Longevity is usually defined as living until life expectancy that is typically over 85 years old. Exceptional longevity such as centenarians is considered when one is more than 95 years old with a healthy life. Several researchers have emphasized the importance of in-depth studies on longevity to cope with an aging society because such studies could suggest various biomedical clues for living a long and healthy life. Oldest-old individuals, often centenarians, represent an adequate model to investigate the complex phenotype of healthy longevity. Among enormous population-based studies on centenarians, one major focus is on people with exceptionally long lives without functional impairment. Several landmark studies on healthy centenarians have found that the progression of major diseases such as cancer, cardiovascular disease, and stroke is delayed in the oldest group compared to that in the other younger or same-aged control groups, suggesting a substantial relationship between healthspan and longevity.
Although successful longevity traits are modulated by various factors, such as environmental, behavioral, and/or endogenous causes, genetic factor might be a major factor that contributes to healthy aging. Within the past few decades, many researchers have tried to identify longevity-associated genes using diverse species, ranging from less complex organisms to higher organisms. With development in genomic technology, genetic factors associated with longevity have been suggested in human population studies and human genome-wide association studies. It has been found that variants of APOE and FOXO3A are highly associated with longevity. This finding has been consistently replicated in many different population-based studies. Despite the complexity of healthy longevity in human due to various influences, genetic factors are thought to be exceedingly important to understand the genetic basis of longevity.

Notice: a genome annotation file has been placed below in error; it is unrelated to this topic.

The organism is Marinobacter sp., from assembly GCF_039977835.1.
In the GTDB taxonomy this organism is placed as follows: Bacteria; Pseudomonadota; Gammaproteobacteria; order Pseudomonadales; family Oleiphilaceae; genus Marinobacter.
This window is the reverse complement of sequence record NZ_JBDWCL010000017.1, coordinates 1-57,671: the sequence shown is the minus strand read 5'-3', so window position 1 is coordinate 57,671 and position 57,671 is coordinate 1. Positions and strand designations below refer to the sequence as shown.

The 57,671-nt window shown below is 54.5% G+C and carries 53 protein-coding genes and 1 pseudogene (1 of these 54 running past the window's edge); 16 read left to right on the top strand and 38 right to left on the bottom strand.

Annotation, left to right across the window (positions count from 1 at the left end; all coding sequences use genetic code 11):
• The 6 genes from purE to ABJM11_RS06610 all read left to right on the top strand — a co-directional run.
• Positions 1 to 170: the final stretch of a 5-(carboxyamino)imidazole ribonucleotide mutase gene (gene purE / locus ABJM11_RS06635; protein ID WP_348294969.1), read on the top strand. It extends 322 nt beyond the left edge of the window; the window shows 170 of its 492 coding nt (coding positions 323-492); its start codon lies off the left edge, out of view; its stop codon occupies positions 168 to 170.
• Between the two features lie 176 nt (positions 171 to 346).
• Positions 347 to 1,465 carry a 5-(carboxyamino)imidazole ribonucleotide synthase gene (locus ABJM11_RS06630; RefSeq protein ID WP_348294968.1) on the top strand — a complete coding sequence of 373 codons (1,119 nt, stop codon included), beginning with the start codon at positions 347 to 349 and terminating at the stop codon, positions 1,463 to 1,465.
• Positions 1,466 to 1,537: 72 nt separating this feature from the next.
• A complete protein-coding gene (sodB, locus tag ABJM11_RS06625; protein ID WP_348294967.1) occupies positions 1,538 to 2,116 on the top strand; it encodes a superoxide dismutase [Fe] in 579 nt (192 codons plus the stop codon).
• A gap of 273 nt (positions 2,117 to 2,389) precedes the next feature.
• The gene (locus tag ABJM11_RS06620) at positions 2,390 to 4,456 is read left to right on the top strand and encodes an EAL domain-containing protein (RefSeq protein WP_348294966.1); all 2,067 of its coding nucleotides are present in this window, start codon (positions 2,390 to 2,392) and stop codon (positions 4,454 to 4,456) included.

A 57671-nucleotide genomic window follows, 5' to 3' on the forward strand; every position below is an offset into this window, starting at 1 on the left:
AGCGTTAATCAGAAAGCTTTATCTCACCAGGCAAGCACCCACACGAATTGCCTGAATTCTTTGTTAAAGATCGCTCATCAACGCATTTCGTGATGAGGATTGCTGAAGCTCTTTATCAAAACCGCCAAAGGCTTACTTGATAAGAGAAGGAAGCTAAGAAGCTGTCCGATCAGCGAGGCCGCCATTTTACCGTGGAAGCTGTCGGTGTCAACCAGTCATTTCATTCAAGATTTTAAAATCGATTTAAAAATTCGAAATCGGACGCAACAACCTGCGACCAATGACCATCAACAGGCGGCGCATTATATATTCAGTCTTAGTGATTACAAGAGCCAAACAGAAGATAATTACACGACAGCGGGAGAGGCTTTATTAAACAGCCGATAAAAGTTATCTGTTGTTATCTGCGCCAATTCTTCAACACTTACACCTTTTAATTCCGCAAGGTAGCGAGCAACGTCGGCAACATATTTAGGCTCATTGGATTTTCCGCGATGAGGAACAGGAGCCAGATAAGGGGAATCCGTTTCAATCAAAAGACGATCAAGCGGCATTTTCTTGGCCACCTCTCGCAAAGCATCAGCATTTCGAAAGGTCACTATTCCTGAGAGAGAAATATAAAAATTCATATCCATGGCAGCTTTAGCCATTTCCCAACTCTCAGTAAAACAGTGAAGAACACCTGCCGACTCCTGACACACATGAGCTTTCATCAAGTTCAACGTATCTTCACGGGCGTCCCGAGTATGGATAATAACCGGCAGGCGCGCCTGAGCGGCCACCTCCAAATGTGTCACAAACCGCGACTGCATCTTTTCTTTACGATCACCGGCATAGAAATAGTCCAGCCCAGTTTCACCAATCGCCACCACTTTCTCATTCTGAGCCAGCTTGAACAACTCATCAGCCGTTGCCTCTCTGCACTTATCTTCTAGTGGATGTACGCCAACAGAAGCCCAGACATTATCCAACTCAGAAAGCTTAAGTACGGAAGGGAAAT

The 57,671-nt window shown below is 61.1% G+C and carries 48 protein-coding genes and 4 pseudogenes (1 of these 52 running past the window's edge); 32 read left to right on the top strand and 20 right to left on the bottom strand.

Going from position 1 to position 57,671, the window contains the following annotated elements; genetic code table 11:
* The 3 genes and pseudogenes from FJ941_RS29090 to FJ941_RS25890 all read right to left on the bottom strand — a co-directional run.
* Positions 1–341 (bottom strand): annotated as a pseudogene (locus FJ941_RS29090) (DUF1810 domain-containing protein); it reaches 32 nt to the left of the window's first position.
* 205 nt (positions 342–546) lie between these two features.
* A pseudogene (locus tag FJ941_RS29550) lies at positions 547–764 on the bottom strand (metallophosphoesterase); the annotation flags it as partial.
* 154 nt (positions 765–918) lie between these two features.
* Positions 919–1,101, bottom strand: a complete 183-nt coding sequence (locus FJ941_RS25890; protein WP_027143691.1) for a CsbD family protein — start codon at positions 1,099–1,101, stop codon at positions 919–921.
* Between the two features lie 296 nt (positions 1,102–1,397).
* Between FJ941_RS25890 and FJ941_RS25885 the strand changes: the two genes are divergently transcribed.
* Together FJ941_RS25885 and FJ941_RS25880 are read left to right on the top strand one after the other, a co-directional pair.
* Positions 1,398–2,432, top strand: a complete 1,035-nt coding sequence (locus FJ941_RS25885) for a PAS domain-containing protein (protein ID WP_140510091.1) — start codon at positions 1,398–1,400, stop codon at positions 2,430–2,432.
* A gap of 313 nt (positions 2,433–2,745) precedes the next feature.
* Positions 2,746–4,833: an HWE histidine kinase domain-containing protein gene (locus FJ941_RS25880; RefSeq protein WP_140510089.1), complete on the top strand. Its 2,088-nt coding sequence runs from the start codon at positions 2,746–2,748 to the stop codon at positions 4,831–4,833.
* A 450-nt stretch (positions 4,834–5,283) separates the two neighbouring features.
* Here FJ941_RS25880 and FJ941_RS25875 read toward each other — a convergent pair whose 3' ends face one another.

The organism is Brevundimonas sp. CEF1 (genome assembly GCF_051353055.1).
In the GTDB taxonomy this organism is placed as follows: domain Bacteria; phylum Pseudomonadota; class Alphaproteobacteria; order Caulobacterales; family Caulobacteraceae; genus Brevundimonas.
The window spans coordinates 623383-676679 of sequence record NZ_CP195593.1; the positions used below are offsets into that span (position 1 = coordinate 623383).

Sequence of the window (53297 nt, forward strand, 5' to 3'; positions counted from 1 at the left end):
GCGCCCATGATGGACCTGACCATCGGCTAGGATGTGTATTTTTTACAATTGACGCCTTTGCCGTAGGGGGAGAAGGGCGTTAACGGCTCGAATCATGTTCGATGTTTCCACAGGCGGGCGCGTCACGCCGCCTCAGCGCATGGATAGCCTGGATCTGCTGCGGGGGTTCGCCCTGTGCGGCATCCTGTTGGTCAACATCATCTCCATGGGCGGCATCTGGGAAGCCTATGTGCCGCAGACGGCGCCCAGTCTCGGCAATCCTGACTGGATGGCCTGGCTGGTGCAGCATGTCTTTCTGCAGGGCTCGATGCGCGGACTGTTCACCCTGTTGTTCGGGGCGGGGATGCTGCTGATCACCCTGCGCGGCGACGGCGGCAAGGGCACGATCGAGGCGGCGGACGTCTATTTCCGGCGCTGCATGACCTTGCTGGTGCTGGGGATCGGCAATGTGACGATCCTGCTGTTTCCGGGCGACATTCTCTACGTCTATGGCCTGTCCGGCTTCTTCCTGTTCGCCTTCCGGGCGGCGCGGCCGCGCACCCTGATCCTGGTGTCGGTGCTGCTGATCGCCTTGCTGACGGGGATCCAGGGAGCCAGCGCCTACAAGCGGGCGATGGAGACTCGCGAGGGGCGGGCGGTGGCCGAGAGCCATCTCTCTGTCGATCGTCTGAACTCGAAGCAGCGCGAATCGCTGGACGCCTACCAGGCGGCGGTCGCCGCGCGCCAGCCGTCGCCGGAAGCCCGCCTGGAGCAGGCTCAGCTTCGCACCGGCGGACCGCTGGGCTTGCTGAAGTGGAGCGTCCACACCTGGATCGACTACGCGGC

Accumulation of DNA damage is associated with functional decline in the aging process. Thus, maintenance of genomic integrity might be a crucial factor for healthy life and longevity. Genome instability generally increases with age. DNA repair machineries control genome stability. Previous studies on centenarians have shown that oldest-old population have enhanced DNA repair activity with significant lower frequency in genomic and cellular damage compared to their younger counterparts. Thus, DNA repair plays an important role in understanding exceptionally long-lived individuals.
In this review, we focus on major DNA repair machineries associated with longevity. We also explored longevity-associated population studies using genome-wide approaches. With brief introductions of genomic databases in aging and longevity field, ample genomic resources of normal long-lived human population were utilized for DNA repair-focused approach. Herein, we suggest a new aspect of longevity study to investigate the complex interplay between DNA repair and longevity by processing human genetic variations based on previous studies, providing a brief interpretation of their molecular networks.